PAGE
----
You can affect the shutter speed by attaching a 2-stop Neutral Density filter, which will produce the same shutter speed as f/16 but shooting at f/8.

Why You Should Avoid Shooting at Small Apertures Like F18 to F40 - large chain links

Another solution

You can solve the problem of getting everything in focus by shooting more than one photo. One having the foreground in focus and one having the background in focus and then blending these two photos.

This technique is called focus stacking. Whether that is easier than fixing dust spots is something you will have to decide for yourself.

Why You Should Avoid Shooting at Small Apertures Like F18 to F40 - forest and pathway

This is a focus stacked photo shot at f/11 and 134mm on a cropped sensor.

In photography, there are always compromises you have to make. How will you overcome the urge to shoot at f/22 and beyond?

Read more from our Tips & Tutorials category

Jacob Surland is a fine art photographer based in Roskilde, Denmark, who travels around the world. Jacob specializes in dramatic cityscape and landscape photos and he has a strong focus on image editing. He is a bit unusual as a photographer because it is the post-processing part that is his true passion. Recently he won a prize at the Florence Biennale 2017 based on two of his photos. See more of his work and follow him on his blog.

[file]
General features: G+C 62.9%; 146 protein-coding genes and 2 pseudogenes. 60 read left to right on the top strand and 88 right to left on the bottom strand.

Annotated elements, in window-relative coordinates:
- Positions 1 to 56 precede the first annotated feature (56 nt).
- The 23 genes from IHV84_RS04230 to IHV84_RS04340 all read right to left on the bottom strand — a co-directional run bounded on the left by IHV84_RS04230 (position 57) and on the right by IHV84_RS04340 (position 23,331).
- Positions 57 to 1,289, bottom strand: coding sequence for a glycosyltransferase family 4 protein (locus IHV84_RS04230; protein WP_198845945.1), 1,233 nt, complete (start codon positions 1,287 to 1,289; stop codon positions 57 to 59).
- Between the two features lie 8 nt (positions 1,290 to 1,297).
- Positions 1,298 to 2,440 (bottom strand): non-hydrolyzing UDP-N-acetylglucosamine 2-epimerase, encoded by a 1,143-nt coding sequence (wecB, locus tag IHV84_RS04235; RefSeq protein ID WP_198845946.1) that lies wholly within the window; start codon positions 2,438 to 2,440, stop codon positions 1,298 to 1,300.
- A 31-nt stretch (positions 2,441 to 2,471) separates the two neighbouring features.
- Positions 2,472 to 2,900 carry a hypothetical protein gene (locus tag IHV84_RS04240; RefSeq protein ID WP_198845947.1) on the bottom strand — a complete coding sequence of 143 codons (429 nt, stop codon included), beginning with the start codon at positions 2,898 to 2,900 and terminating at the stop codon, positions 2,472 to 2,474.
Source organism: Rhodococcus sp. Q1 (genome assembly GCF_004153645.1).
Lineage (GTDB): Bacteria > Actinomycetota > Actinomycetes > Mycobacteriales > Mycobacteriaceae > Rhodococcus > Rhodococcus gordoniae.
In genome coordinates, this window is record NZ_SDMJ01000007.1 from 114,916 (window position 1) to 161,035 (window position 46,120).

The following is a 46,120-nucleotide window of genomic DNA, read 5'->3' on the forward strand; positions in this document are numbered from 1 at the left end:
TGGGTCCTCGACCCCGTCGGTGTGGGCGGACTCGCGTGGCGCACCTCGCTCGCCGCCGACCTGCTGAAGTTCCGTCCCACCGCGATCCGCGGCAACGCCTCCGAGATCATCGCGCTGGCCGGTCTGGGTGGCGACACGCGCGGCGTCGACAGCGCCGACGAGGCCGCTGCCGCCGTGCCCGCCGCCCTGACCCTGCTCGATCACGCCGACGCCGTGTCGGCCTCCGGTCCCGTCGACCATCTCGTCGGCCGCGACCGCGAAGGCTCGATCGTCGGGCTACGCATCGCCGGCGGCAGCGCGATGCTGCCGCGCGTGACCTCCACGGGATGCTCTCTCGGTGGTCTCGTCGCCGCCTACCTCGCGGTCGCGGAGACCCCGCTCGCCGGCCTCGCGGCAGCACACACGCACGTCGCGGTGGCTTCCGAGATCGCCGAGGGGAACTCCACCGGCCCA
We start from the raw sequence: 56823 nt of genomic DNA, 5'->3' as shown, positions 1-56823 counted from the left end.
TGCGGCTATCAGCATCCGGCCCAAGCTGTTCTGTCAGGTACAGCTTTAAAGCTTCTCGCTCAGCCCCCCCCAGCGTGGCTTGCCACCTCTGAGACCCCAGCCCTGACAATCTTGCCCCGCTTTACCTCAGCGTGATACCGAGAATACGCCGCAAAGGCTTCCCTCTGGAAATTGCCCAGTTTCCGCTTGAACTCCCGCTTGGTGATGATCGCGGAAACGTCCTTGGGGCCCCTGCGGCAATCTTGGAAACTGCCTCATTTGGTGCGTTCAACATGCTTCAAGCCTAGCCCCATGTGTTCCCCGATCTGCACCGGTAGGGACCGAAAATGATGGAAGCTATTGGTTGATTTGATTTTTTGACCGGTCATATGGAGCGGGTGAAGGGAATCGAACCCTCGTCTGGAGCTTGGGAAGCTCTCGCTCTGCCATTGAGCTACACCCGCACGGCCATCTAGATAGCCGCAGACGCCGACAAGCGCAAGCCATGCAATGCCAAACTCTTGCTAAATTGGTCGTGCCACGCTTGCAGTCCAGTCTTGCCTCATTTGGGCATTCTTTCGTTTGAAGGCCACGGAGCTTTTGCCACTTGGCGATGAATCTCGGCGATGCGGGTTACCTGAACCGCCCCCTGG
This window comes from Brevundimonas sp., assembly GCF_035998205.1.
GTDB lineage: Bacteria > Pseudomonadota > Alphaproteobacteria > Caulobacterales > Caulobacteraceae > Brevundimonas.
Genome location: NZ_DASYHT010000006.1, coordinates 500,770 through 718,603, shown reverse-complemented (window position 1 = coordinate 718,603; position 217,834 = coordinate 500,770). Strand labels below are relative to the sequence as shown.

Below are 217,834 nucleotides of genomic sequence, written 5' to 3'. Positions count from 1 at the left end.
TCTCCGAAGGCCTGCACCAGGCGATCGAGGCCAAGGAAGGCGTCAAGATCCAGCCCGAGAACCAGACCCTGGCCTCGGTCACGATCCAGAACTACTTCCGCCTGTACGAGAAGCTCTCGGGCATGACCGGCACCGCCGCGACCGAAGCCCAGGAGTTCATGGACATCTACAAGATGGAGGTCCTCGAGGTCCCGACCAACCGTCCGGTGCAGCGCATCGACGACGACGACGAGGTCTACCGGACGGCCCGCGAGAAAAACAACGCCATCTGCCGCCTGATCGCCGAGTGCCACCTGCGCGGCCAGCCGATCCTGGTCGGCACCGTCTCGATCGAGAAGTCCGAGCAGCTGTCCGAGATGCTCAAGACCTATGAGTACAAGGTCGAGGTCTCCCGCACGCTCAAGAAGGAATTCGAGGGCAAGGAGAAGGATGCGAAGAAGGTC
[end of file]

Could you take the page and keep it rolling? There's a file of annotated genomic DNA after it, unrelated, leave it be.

• CEpheide

    « When the hole gets small enough you run into trouble with one of the laws of physics which is called diffraction.«

    You can have a hole of 8 meters of diameter and have diffraction. But you start to see the diffraction pattern only when it becomes larger than a pixel. The size of the pattern being inverse proportional to the aperture size it becomes only visible (larger than one pixel) at smal aperture.

  • Jacob Surland

    Hi CEpheide,
    Thanks for adding details 🙂
    Kind regards
    Jacob

  • caeklund

    Does the effect change as aperture size gets smaller and smaller. Ins’t a pinhole a perfect lens. I should know this (PhD in physics)–does a pinhole suffer from diffraction?

  • Al Hughes